Rep. Andy Biggs (R-AZ), a member of the House Judiciary Committee, urged the Department of Justice to use the Racketeer Influenced and Corrupt Organizations (RICO) statute to go after rioters and their supporters as violent unrest continues to plague several Democrat-run cities across the country.
“We’ve made requests to the AG’s office to investigate some of the people who seem to be organized and running these riots, then use the power of the executive branch to conduct the investigations and use the laws that the Congress has made, such as RICO, to try to legally dissuade people from getting involved and causing this violence and mayhem,” Biggs said during a special order on the House of Representatives floor regarding the ongoing protests.
“We also need the FBI to conduct the investigations that are necessary,” added the Arizona Republican.
Speaking Thursday to the Fox News Channel’s Outnumbered Overtime, Biggs stated that he is “a big believer that if you make arrests and you prosecute. You actually slow down some of this unlawfulness that’s going on out there.”
“I think there are people that are tired of it,” the lawmaker said in reference to the ongoing unrest. “but I still face people who are saying, ‘This is overblown; the damage is overblown.'”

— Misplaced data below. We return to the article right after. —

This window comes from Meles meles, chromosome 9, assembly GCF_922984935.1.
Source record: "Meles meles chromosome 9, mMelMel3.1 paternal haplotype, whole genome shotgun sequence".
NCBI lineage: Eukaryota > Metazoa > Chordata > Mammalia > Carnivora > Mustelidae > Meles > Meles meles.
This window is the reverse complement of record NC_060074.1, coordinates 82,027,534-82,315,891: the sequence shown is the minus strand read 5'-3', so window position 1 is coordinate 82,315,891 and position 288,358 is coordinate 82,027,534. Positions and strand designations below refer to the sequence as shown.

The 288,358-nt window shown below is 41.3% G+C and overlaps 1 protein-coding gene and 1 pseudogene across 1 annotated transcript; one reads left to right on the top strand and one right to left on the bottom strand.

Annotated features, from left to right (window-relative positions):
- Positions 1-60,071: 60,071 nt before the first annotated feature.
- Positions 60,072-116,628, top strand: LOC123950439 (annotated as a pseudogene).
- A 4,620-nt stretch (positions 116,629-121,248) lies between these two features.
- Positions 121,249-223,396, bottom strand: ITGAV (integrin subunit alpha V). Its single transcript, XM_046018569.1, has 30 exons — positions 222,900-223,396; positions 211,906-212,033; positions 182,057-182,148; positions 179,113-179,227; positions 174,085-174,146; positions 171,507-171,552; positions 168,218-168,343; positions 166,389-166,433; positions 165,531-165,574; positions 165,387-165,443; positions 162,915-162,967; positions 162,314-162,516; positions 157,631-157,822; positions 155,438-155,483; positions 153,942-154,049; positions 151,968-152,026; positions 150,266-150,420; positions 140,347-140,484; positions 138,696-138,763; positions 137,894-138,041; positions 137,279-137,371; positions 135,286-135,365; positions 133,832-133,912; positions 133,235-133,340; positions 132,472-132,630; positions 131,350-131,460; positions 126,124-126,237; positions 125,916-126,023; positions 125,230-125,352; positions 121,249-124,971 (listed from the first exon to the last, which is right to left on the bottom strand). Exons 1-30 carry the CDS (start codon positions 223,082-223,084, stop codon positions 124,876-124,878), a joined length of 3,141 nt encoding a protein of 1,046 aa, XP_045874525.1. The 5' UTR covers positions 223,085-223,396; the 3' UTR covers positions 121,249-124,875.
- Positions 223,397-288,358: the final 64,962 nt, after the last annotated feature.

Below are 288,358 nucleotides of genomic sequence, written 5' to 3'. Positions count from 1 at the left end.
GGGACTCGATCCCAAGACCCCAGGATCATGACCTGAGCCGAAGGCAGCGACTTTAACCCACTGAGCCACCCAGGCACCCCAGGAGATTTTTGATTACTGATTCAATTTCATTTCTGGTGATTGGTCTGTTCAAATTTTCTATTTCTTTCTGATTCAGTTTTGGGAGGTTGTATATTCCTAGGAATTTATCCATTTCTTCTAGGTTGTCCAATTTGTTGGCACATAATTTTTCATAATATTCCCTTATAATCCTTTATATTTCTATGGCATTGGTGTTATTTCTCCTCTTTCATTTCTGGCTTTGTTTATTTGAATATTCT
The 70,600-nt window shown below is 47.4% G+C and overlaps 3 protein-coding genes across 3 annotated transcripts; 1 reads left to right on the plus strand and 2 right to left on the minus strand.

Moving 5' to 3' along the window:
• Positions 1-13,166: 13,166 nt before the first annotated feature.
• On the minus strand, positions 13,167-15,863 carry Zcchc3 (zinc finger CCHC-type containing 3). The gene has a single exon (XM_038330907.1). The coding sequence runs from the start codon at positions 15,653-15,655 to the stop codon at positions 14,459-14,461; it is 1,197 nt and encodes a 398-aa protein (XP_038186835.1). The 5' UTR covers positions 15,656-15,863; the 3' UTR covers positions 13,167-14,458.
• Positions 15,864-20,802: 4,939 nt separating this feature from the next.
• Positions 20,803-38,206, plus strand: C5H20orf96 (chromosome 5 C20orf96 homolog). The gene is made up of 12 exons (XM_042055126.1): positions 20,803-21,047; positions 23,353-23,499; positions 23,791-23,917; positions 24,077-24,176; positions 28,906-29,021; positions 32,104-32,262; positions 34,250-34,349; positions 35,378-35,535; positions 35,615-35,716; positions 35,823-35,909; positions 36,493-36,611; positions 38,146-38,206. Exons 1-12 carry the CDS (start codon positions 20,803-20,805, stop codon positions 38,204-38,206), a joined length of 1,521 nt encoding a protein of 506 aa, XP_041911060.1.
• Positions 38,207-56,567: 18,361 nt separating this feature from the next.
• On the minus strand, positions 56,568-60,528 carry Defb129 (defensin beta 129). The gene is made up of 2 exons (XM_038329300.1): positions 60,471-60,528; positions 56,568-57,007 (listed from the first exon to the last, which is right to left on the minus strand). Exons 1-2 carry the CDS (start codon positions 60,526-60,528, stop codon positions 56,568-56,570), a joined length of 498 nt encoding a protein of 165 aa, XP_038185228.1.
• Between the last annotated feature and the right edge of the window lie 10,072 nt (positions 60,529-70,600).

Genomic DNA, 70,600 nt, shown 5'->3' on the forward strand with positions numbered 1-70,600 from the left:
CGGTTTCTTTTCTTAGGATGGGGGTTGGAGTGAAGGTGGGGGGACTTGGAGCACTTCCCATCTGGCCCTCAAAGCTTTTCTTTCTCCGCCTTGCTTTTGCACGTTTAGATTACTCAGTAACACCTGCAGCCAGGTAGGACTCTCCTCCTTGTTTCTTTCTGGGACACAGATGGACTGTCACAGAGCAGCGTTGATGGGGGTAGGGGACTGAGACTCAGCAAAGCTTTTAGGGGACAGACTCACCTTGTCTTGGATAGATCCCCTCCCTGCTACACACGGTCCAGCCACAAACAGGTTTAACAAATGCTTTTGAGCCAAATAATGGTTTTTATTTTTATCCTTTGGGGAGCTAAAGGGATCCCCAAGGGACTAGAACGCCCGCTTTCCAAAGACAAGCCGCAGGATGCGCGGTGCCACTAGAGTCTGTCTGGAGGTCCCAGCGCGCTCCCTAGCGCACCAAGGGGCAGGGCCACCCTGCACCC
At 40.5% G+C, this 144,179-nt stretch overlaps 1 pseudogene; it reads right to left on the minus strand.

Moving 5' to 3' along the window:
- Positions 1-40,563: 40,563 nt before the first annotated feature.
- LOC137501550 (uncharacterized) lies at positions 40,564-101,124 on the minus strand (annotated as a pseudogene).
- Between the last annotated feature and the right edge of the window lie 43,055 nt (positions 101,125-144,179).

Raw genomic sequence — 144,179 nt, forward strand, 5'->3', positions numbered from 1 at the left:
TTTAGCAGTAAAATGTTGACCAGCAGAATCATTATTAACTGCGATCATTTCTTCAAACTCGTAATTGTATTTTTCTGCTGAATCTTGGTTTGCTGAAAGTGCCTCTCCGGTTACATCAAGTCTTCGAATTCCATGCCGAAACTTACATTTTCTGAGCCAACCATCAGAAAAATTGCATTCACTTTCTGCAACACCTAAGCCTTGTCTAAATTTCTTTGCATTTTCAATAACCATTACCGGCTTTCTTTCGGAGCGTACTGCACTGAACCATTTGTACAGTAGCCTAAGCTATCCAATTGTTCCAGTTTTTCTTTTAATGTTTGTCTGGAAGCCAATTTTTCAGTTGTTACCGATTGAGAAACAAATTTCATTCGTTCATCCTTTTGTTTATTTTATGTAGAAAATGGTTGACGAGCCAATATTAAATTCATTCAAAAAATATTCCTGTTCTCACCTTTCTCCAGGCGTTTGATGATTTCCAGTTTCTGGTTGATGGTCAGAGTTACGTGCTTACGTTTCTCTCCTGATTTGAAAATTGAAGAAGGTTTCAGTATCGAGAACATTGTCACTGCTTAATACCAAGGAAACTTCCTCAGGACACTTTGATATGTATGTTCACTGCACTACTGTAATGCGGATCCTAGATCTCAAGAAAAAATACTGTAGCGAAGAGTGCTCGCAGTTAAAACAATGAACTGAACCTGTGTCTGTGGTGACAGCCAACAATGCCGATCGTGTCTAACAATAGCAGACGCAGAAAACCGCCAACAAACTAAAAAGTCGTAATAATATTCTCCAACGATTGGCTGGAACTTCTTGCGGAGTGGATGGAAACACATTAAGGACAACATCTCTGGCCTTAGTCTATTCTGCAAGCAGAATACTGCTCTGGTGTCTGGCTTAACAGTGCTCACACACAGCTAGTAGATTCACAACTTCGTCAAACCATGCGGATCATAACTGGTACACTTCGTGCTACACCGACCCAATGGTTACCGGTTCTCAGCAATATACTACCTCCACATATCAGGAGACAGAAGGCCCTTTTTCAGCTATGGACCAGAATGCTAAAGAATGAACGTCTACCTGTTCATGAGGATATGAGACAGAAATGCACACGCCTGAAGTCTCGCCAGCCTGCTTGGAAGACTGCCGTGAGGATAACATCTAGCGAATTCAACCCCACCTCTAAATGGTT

300 people have been arrested on federal crimes since protests began over the death of George Floyd, a black man who died in Minneapolis police custody, according to an analysis conducted by the AP.
In a memo to U.S. attorneys Thursday obtained by The Associated Press, the Justice Department emphasized that federal prosecutors should aggressively go after demonstrators who cause violence — and even sedition charges could potentially apply.
The sedition statute doesn’t require proof of a plot to overthrow the government, the memo read. It instead could be used when a defendant tries to oppose the government’s authority by force.
Attorney General William Barr has been pushing his U.S. attorneys to bring federal charges in protest-related violence whenever they can, keeping a grip on cases even if a defendant could be tried instead in state court. Federal convictions often result in longer prison sentences; sedition alone could lead to up to 20 years behind bars.
The AP contributed to this report.